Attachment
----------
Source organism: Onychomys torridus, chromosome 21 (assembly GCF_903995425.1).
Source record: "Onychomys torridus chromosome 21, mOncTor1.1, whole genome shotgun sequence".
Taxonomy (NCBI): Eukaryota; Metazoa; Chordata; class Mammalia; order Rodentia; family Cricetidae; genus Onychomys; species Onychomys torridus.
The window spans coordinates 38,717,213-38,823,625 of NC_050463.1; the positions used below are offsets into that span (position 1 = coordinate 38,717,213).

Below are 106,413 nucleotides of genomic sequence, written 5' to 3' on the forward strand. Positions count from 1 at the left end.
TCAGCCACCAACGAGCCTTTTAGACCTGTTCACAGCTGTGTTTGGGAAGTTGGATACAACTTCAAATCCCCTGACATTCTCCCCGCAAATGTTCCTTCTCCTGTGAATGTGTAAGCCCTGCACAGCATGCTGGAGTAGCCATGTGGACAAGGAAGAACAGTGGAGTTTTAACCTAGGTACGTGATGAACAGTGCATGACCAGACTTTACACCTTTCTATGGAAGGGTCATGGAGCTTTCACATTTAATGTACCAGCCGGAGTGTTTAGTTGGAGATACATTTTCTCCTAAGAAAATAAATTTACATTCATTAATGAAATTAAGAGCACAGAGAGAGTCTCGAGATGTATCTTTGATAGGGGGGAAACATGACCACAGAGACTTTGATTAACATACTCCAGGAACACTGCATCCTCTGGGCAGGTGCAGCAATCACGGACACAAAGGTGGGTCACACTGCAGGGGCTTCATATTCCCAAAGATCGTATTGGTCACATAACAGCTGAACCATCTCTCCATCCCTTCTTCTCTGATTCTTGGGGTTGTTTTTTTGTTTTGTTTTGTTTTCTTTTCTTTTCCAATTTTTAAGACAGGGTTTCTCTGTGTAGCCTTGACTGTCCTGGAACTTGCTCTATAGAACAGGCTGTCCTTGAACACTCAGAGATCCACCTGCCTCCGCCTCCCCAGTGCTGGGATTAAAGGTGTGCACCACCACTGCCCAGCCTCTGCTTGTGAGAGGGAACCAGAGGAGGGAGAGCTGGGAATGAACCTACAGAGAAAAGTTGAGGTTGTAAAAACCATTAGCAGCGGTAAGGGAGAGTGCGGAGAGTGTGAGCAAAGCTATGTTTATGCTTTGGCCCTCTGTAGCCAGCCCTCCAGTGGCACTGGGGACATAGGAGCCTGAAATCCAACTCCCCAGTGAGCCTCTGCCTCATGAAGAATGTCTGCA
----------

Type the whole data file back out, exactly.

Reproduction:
Source organism: Onychomys torridus, chromosome 21 (assembly GCF_903995425.1).
Source record: "Onychomys torridus chromosome 21, mOncTor1.1, whole genome shotgun sequence".
Taxonomy (NCBI): Eukaryota; Metazoa; Chordata; class Mammalia; order Rodentia; family Cricetidae; genus Onychomys; species Onychomys torridus.
The window spans coordinates 38,717,213-38,823,625 of NC_050463.1; the positions used below are offsets into that span (position 1 = coordinate 38,717,213).

Below are 106,413 nucleotides of genomic sequence, written 5' to 3' on the forward strand. Positions count from 1 at the left end.
TCAGCCACCAACGAGCCTTTTAGACCTGTTCACAGCTGTGTTTGGGAAGTTGGATACAACTTCAAATCCCCTGACATTCTCCCCGCAAATGTTCCTTCTCCTGTGAATGTGTAAGCCCTGCACAGCATGCTGGAGTAGCCATGTGGACAAGGAAGAACAGTGGAGTTTTAACCTAGGTACGTGATGAACAGTGCATGACCAGACTTTACACCTTTCTATGGAAGGGTCATGGAGCTTTCACATTTAATGTACCAGCCGGAGTGTTTAGTTGGAGATACATTTTCTCCTAAGAAAATAAATTTACATTCATTAATGAAATTAAGAGCACAGAGAGAGTCTCGAGATGTATCTTTGATAGGGGGGAAACATGACCACAGAGACTTTGATTAACATACTCCAGGAACACTGCATCCTCTGGGCAGGTGCAGCAATCACGGACACAAAGGTGGGTCACACTGCAGGGGCTTCATATTCCCAAAGATCGTATTGGTCACATAACAGCTGAACCATCTCTCCATCCCTTCTTCTCTGATTCTTGGGGTTGTTTTTTTGTTTTGTTTTGTTTTCTTTTCTTTTCCAATTTTTAAGACAGGGTTTCTCTGTGTAGCCTTGACTGTCCTGGAACTTGCTCTATAGAACAGGCTGTCCTTGAACACTCAGAGATCCACCTGCCTCCGCCTCCCCAGTGCTGGGATTAAAGGTGTGCACCACCACTGCCCAGCCTCTGCTTGTGAGAGGGAACCAGAGGAGGGAGAGCTGGGAATGAACCTACAGAGAAAAGTTGAGGTTGTAAAAACCATTAGCAGCGGTAAGGGAGAGTGCGGAGAGTGTGAGCAAAGCTATGTTTATGCTTTGGCCCTCTGTAGCCAGCCCTCCAGTGGCACTGGGGACATAGGAGCCTGAAATCCAACTCCCCAGTGAGCCTCTGCCTCATGAAGAATGTCTGCA